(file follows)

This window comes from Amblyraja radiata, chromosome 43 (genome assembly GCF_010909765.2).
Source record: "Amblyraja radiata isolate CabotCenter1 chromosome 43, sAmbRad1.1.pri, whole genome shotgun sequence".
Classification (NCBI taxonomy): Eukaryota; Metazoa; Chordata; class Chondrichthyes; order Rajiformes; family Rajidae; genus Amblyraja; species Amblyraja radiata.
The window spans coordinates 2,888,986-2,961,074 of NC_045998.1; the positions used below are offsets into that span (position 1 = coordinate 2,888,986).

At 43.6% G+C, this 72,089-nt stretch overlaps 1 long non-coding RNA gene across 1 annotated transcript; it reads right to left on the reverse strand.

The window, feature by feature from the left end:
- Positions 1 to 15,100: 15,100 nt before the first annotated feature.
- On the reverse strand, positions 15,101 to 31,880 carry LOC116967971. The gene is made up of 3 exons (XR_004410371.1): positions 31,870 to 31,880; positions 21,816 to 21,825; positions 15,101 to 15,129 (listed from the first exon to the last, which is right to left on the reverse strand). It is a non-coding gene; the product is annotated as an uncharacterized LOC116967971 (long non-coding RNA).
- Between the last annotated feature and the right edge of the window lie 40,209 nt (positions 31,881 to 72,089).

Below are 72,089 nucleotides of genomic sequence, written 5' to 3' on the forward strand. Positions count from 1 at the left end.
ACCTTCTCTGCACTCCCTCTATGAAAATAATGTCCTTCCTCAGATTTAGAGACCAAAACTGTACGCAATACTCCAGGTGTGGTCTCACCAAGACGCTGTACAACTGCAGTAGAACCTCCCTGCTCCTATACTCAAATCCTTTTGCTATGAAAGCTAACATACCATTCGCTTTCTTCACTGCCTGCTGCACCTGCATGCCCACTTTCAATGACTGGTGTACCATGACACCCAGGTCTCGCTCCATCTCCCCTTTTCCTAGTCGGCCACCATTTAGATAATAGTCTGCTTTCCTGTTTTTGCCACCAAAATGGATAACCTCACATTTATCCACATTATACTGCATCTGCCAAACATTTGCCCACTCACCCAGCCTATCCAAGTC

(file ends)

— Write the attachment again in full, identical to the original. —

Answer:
This window comes from Amblyraja radiata, chromosome 43 (genome assembly GCF_010909765.2).
Source record: "Amblyraja radiata isolate CabotCenter1 chromosome 43, sAmbRad1.1.pri, whole genome shotgun sequence".
Classification (NCBI taxonomy): Eukaryota; Metazoa; Chordata; class Chondrichthyes; order Rajiformes; family Rajidae; genus Amblyraja; species Amblyraja radiata.
The window spans coordinates 2,888,986-2,961,074 of NC_045998.1; the positions used below are offsets into that span (position 1 = coordinate 2,888,986).

At 43.6% G+C, this 72,089-nt stretch overlaps 1 long non-coding RNA gene across 1 annotated transcript; it reads right to left on the reverse strand.

The window, feature by feature from the left end:
- Positions 1 to 15,100: 15,100 nt before the first annotated feature.
- On the reverse strand, positions 15,101 to 31,880 carry LOC116967971. The gene is made up of 3 exons (XR_004410371.1): positions 31,870 to 31,880; positions 21,816 to 21,825; positions 15,101 to 15,129 (listed from the first exon to the last, which is right to left on the reverse strand). It is a non-coding gene; the product is annotated as an uncharacterized LOC116967971 (long non-coding RNA).
- Between the last annotated feature and the right edge of the window lie 40,209 nt (positions 31,881 to 72,089).

Below are 72,089 nucleotides of genomic sequence, written 5' to 3' on the forward strand. Positions count from 1 at the left end.
ACCTTCTCTGCACTCCCTCTATGAAAATAATGTCCTTCCTCAGATTTAGAGACCAAAACTGTACGCAATACTCCAGGTGTGGTCTCACCAAGACGCTGTACAACTGCAGTAGAACCTCCCTGCTCCTATACTCAAATCCTTTTGCTATGAAAGCTAACATACCATTCGCTTTCTTCACTGCCTGCTGCACCTGCATGCCCACTTTCAATGACTGGTGTACCATGACACCCAGGTCTCGCTCCATCTCCCCTTTTCCTAGTCGGCCACCATTTAGATAATAGTCTGCTTTCCTGTTTTTGCCACCAAAATGGATAACCTCACATTTATCCACATTATACTGCATCTGCCAAACATTTGCCCACTCACCCAGCCTATCCAAGTC